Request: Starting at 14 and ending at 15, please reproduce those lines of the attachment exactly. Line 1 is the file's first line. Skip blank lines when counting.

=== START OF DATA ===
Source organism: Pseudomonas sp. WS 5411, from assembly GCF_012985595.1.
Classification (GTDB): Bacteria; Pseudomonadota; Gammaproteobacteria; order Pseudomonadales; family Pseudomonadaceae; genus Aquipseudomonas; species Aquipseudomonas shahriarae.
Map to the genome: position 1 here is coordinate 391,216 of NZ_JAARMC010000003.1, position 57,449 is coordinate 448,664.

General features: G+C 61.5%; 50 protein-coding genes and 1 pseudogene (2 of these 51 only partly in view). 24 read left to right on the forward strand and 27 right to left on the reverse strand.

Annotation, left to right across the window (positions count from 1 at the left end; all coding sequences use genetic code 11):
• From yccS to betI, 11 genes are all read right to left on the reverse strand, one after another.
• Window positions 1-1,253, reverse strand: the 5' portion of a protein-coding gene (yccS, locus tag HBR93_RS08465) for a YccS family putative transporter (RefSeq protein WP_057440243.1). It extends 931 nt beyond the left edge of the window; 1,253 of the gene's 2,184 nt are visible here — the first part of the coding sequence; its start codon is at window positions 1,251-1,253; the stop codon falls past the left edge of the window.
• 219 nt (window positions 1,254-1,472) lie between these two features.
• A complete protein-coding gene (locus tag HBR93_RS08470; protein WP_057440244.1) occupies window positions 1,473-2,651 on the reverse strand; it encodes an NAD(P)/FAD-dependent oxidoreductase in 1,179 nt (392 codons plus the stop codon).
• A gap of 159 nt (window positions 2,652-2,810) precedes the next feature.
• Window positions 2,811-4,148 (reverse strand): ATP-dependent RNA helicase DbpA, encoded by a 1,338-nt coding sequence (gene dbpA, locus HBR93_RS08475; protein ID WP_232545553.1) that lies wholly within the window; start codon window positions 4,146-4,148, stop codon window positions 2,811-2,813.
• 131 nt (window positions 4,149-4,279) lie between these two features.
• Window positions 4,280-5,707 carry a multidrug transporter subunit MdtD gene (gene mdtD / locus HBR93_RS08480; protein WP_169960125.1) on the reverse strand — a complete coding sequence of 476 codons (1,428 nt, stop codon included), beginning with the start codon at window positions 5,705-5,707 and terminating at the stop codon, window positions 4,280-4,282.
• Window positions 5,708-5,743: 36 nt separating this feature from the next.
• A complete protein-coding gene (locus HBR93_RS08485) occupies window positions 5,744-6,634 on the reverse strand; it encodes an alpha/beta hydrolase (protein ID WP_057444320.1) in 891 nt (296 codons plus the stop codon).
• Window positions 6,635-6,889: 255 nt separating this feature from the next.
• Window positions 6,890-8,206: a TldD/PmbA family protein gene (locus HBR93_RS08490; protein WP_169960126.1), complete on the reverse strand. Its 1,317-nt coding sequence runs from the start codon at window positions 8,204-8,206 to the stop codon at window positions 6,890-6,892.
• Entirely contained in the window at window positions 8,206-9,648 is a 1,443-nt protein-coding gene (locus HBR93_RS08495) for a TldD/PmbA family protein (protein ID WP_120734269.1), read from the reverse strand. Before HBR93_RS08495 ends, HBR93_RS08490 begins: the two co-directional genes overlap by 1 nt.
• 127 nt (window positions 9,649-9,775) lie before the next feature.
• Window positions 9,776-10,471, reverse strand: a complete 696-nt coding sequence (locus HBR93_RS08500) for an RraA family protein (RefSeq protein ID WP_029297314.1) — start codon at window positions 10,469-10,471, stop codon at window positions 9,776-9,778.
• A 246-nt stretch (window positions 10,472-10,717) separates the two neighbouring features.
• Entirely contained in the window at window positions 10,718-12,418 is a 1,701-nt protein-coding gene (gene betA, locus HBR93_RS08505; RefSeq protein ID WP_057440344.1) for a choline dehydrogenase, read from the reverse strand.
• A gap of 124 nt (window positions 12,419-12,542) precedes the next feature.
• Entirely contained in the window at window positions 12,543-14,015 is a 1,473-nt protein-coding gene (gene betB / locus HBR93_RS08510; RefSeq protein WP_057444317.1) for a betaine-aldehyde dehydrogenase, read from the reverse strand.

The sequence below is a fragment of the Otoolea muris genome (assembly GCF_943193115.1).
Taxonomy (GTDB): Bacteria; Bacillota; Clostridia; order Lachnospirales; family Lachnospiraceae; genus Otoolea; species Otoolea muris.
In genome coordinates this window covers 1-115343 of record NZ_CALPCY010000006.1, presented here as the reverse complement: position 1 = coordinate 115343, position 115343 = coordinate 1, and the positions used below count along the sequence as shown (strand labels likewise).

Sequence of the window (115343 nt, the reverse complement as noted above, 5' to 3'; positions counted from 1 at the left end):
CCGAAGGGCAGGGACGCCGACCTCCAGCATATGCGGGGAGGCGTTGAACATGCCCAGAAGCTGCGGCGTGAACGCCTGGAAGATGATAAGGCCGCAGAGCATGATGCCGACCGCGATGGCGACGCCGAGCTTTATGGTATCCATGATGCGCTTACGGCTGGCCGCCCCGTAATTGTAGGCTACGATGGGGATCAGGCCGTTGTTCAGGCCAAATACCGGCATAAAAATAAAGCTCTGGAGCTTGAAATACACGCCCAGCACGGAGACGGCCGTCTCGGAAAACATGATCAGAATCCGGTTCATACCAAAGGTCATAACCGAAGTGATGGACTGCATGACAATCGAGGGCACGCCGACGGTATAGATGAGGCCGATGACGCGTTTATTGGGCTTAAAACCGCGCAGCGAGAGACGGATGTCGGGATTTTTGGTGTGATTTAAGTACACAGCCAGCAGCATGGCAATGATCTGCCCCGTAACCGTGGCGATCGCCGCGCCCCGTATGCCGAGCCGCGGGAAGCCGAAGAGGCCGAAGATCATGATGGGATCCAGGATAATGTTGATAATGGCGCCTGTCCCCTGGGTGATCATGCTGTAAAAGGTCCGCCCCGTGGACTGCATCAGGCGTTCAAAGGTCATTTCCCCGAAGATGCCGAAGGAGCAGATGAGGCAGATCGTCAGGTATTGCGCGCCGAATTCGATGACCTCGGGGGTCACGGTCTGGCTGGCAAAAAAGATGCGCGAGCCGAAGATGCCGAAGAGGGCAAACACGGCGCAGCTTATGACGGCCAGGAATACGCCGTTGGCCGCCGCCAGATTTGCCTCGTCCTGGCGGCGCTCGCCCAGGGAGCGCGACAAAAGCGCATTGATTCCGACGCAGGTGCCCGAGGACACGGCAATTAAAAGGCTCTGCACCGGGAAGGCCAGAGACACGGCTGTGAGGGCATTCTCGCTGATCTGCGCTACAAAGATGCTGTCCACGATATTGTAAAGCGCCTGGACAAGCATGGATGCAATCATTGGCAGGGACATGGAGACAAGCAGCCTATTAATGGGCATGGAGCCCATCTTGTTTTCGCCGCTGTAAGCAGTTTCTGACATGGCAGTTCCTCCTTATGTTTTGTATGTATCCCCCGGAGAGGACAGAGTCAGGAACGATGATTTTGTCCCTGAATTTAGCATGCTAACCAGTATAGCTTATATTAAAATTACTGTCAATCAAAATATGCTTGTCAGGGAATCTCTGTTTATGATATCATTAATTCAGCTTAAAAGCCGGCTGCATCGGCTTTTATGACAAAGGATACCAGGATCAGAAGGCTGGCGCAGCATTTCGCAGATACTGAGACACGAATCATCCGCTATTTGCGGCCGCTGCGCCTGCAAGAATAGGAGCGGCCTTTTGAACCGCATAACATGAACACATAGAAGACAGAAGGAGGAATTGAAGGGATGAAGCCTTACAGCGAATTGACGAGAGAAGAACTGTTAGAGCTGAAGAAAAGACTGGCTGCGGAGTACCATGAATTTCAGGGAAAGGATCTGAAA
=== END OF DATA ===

• Window positions 5,708-5,743: 36 nt separating this feature from the next.
• A complete protein-coding gene (locus HBR93_RS08485) occupies window positions 5,744-6,634 on the reverse strand; it encodes an alpha/beta hydrolase (protein ID WP_057444320.1) in 891 nt (296 codons plus the stop codon).